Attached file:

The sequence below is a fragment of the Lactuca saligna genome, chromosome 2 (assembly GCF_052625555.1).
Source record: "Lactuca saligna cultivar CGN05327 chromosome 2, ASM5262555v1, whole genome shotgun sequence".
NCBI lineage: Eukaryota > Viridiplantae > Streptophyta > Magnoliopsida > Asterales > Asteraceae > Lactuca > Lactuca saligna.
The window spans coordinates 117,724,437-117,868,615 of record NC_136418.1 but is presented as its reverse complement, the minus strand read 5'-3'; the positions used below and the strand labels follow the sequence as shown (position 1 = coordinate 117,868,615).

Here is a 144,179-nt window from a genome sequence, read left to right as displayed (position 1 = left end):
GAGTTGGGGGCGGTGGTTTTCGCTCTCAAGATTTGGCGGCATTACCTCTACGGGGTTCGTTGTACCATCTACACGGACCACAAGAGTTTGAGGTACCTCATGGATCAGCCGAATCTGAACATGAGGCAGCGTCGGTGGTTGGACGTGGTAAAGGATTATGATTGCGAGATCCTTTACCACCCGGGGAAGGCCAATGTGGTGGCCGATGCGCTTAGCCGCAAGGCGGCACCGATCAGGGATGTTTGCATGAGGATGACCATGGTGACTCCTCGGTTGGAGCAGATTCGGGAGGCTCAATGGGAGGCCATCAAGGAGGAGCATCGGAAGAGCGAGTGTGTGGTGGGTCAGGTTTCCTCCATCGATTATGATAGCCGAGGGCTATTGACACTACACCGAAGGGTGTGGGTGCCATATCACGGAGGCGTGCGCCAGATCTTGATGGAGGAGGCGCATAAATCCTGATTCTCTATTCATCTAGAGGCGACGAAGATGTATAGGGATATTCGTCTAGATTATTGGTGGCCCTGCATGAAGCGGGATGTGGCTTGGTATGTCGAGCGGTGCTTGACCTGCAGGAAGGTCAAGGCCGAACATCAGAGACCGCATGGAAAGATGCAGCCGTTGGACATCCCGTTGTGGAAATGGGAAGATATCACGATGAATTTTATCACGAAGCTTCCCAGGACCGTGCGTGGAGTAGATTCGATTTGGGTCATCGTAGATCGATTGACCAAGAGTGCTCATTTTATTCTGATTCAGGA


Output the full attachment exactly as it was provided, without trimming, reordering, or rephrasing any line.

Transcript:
The sequence below is a fragment of the Lactuca saligna genome, chromosome 2 (assembly GCF_052625555.1).
Source record: "Lactuca saligna cultivar CGN05327 chromosome 2, ASM5262555v1, whole genome shotgun sequence".
NCBI lineage: Eukaryota > Viridiplantae > Streptophyta > Magnoliopsida > Asterales > Asteraceae > Lactuca > Lactuca saligna.
The window spans coordinates 117,724,437-117,868,615 of record NC_136418.1 but is presented as its reverse complement, the minus strand read 5'-3'; the positions used below and the strand labels follow the sequence as shown (position 1 = coordinate 117,868,615).

Here is a 144,179-nt window from a genome sequence, read left to right as displayed (position 1 = left end):
GAGTTGGGGGCGGTGGTTTTCGCTCTCAAGATTTGGCGGCATTACCTCTACGGGGTTCGTTGTACCATCTACACGGACCACAAGAGTTTGAGGTACCTCATGGATCAGCCGAATCTGAACATGAGGCAGCGTCGGTGGTTGGACGTGGTAAAGGATTATGATTGCGAGATCCTTTACCACCCGGGGAAGGCCAATGTGGTGGCCGATGCGCTTAGCCGCAAGGCGGCACCGATCAGGGATGTTTGCATGAGGATGACCATGGTGACTCCTCGGTTGGAGCAGATTCGGGAGGCTCAATGGGAGGCCATCAAGGAGGAGCATCGGAAGAGCGAGTGTGTGGTGGGTCAGGTTTCCTCCATCGATTATGATAGCCGAGGGCTATTGACACTACACCGAAGGGTGTGGGTGCCATATCACGGAGGCGTGCGCCAGATCTTGATGGAGGAGGCGCATAAATCCTGATTCTCTATTCATCTAGAGGCGACGAAGATGTATAGGGATATTCGTCTAGATTATTGGTGGCCCTGCATGAAGCGGGATGTGGCTTGGTATGTCGAGCGGTGCTTGACCTGCAGGAAGGTCAAGGCCGAACATCAGAGACCGCATGGAAAGATGCAGCCGTTGGACATCCCGTTGTGGAAATGGGAAGATATCACGATGAATTTTATCACGAAGCTTCCCAGGACCGTGCGTGGAGTAGATTCGATTTGGGTCATCGTAGATCGATTGACCAAGAGTGCTCATTTTATTCTGATTCAGGA